Your local (organic?) farmer might be another good source for quality meat, and you know where it came from, what he does or doesn't do to the animals, and it's not transported long ways to you. It also strengthens your community if you buy locally.
I'll second your hint to avoid eating out. This doesn't only count for fast food joints, but also for other very cheap eateries: When you pay (an example that would hold true for most European cities) 4 Euros for a chicken curry dish, guess at the quality of the ingredients.
If you do want (or need) to eat out, check for restaurants with (the following are all and/or options) regional, home-grown, organic, fresh produce and a fair value-for-money-relation. A small menu with only up to 10 items or a "dish of the day" tableau usually hints at an owner / chef who likes to buy good produce in small amounts rather than have tons of freezer bag food in his attic. A good chef also won't mind telling you where the produce comes from or what's in it. 
Most of the times you won't find these restaurants down the big shopping streets. A good place to ask for hints might be local farmer's markets or even organic food stores.
Good dining out normally starts at about 8-10 Euros for vegetarian or 12-15 Euros for meat dishes (in Germany), any lower for a normal sized 1-course dinner plate and you can be almost sure that the produce is not good. Rather eat out less and then spend a decent amount on decent food!
kfr1sby5 years ago
Thanks for this...the rabbit wearing glasses annotation on the carrot photo reminded me of my grandma. She used to say exactly that to me all the time.
mason01905 years ago
What kind of butter is that?
ultrabob5 years ago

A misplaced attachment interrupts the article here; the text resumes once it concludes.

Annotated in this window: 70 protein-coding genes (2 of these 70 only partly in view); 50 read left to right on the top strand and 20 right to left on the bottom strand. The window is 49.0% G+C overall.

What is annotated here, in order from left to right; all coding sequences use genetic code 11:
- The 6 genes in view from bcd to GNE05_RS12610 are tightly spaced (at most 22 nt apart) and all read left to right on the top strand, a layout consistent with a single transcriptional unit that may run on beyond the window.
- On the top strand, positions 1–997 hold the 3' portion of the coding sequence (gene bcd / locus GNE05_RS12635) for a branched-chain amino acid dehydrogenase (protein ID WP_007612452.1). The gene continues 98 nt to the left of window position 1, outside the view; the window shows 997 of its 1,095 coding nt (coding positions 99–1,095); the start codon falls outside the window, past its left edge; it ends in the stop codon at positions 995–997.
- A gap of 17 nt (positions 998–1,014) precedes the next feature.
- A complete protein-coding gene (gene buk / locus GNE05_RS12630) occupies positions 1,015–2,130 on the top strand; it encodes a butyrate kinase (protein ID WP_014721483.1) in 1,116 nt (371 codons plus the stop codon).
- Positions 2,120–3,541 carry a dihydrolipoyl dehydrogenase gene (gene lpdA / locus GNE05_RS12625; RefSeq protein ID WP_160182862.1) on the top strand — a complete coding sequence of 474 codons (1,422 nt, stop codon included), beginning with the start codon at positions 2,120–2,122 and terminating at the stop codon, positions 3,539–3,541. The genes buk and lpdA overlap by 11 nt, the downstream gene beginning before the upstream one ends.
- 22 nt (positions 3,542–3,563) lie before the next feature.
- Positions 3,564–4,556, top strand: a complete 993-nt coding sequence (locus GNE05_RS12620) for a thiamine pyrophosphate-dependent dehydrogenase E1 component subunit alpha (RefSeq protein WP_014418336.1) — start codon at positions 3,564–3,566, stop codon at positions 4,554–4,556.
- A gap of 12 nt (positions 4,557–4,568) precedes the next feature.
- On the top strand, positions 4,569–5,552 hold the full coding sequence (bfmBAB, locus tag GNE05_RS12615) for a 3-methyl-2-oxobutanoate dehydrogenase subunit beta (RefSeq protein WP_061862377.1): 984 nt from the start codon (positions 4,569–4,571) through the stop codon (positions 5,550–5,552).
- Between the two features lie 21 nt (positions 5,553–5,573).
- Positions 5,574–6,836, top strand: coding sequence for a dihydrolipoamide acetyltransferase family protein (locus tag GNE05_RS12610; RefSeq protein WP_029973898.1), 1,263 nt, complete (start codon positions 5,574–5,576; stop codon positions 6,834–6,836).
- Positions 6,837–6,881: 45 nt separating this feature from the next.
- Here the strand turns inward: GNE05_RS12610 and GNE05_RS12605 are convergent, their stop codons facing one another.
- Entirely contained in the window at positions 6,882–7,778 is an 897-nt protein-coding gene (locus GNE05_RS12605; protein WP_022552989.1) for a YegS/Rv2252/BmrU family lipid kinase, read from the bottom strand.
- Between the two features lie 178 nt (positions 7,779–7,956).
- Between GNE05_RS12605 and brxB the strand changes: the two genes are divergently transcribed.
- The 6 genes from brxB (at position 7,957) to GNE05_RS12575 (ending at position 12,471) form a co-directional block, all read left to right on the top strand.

acheide5 years ago
If it has a label listing ingredients, it means it has been processed, which means it has reduced value. A simple rule we follow is to use unprocessed food as much as possible. It feels good! Thanks for encouraging healthy living.
Great photos--your Moo cow is so cute!
MacLean6 years ago
Dont eat sugar substitutes or really anything with aspartame Aspartame, when heated to your body temperature becomes a poison which is used to preserve bombs or something like that, Who would say 11 calories and put poison in their body instead?
flio1916 years ago
That type of Organic Valley milk isn't exactly the best for you, although they don't use pesticides or herbicides, its "Ultra-Pasteurized," which means it's heated to a high temperature for a long period of time. This takes out a LOT of minerals and vitamins that you want from milk.

Go with the milk that's the least homogenized (pasteurized is fine: it kills the bacteria that makes the milk safe to drink. but, if you're buying locally, which everyone should do: then don't get it pasteurized). It might go bad faster, but once you get used to the real taste of milk (nd this IS the real taste of milk) it's quite healthy for you.

There is Organic Valley NON-HOMOGENIZED, Cream on top milk, but I haven't seen that much around. Strauss has a cream on top milk, and so does Stonyfield, which is the type I get.

Buy locally! And read the book Animal Vegetable Miracle: It'll change your life!
minerug6 years ago
Sugar is also a poison, as it dehydrates you when consumed excessively
julibelle6 years ago
Eat Food. Not too much. Mostly plants. eat slowly, try not to eat alone. Avoid food products containing ingredients that are unfamiliar, unpronounceable or more than five in number. Don't eat anything your great grandmother wouldn't recognize as food. Pay more. Eat less. Cook. these are few entries in Michael Pollan's "Eater's Manifesto". If one uses it as a guide one doesn't need to have these oddly charged/righteous/heated exchanges on chemicals & Marion Nestle or M Pollan on the politics/ecomonics of food as it relates to we first worlders.... Enjoy what you eat & with who you eat. Remember who works hardest to get this food to you. Be grateful for your plate...
dizzytired6 years ago
Very interesting guide. Just for fun if anyone is interested there was a great documentary film a few years back called "The Real Dirt on Farmer John". Really fun. With a handle like punkrockfarmer, I think I'd definitely recommend it to ya.